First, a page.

We’d prepared for that. He got his qualifying mark for the steeple in a meet at Rice University. Not at Stanford or Mt. Sac or some mecha for distance running. He did it at Rice, pushing hard out by himself, leading the whole way, while focusing on cranking down the pace the last several laps. He’d rehearsed what he needed to do. Now he just needed to do it.
As we walked over to the track, I thought long and hard about what I was going to say to him for my final coaching instructions. As we parted ways, I looked at him and said “You’re fit enough to run 8:25.” His PR was 8:32. It wasn’t an instruction, just letting him know, he was fit, and if he needed to lead the whole thing, go for it.
And he went for it. Brian took the lead from the gun. In the first half lap of the steeplechase, you don’t have to jump any barriers. Those only begin after you cross the finish line for the first time. This is what I call the “free money” portion. A section where people are afraid to go out fast but don’t realize that because they don’t have to jump anything, they can go out at their flat 3k pace, and it will feel easy, and they’ll have got some time in the bank without expending much energy. Once you start jumping, then you settle into your rhythm.
And that’s what Brian did. Rhythm. 67-68 seconds for every lap, just clicking it off. A momentary settle in the middle, before charging home over the final bit. By the last lap, Brian had built up about a 20-meter lead. He had a gap and he was still looking strong. His water jumps were spot on. Those are the barriers you worry about the most. The extra bit of energy it takes to push off and clear the water is where the tell-tale signs of fatigue occur. His second to last water jump looked great. In fact, in the penultimate lap, he’d picked up the pace, beginning to turn the screw, to take advantage of the lead he’d accumulated and make everyone work hard to catch him. He had the fastest 2nd to the last lap of the entire field. He was in position to win and executing to perfection.
As he made the turn for the backstretch of the final lap, Brian clipped a barrier and went down. Hard. He’d end up dislocating his shoulder. A momentary lapse in concentration was the culprit. As he approached the barrier he lengthened to adjust his takeoff for the hurdle, before at the last second aborting that strategy and stuttering. The indecision cost him. He took off too close to the barrier, he hit the immovable objects and went down to the track. Watching from across the track, I screamed “F***!” much to the dismay of the track fans around me.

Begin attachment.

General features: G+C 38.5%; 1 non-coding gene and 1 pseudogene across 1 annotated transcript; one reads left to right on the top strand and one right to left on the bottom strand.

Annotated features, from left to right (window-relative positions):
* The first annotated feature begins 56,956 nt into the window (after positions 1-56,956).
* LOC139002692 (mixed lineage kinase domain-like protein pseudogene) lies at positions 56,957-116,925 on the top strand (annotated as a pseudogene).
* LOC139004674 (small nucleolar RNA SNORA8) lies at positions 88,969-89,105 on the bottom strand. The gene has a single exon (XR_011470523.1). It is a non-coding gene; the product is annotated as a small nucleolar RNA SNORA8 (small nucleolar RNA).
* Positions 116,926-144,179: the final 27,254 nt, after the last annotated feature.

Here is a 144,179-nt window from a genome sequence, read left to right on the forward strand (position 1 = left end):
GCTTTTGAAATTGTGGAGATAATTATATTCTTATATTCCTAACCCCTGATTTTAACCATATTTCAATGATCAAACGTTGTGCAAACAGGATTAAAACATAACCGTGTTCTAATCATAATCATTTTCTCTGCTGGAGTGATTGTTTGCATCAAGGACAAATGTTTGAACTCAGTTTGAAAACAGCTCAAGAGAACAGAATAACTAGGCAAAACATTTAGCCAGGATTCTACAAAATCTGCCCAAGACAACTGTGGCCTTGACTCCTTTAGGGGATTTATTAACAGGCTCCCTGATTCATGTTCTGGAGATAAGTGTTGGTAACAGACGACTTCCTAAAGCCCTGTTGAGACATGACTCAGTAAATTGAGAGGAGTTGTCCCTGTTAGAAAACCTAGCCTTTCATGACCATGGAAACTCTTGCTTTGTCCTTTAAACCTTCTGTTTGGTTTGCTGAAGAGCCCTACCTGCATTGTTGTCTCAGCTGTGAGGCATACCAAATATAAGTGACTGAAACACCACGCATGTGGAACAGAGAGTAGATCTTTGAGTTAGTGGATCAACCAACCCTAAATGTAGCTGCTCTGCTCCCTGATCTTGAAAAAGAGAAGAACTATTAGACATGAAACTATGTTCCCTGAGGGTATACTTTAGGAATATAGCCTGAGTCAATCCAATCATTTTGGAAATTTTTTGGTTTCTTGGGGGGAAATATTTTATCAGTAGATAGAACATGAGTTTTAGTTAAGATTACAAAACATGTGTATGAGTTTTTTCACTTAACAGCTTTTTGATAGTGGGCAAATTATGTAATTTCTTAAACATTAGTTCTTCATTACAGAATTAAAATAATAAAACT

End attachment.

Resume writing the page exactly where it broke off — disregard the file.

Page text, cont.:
Perfection was dashed.
My heart sank. I found Brian’s teammate, GJ, and we exchanged a glance of pure sorrow, no words needed to be said. We rushed off to the other side of the track, to find Brian.
Sitting in the warm-up area, watching the race unfold were three of Brian’s cougar teammates: Mario, Eli, and Cam. All members of the 4×100, about to come back and race the final of track and fields premier event, the 100m dash. They were on the top of the world, having just won the 4×100, and here less than 15-minutes later they were watching their teammate take it to the field, going after 10 vital points to the team’s championship quest. They could feel the momentum building, a 4×100 champ, a steeple champ, and then their turn to put it away with a dominating 100m, all in the span of 30 minutes. UH’s first track team championship was within grasp. Until Brian went down.
The seasoned competitors refocused. The 100m is a burst of energy. It’s over so fast it’s hard to even appreciate the event. Yet, it’s a technical event relying on precision. The precise acceleration of every step, the exacting angles of your limbs attacking the ground, and the balance of relaxation while keeping ever-rising tension at bay, make it one of the most technically and psychologically demanding events on the track. The trio of sprinters demonstrated their grit and equanimity. As the gun went off, Cam Burrell bolted to the front, executing to perfection. Clinching an individual NCAA title. He had been runner-up too many times to count. And here he was, joining his parents as NCAA champions. The first family of track and field sprinting. Eli Hall made a late surge to capture silver. One-Two for the Cougars.
I was watching from the side of the track. As Brian went through the medical area, I stopped to see the trio race. It was magical, electric. A much-needed high, after a tough to swallow low.
But it was what came next which mattered most, that cemented what a true champion in life was.
After Brian’s race, my phone blew up with texts about how bad everyone felt for Brian. But the tenure suddenly changed, I started to get text after text. “Did you see what Cam did?”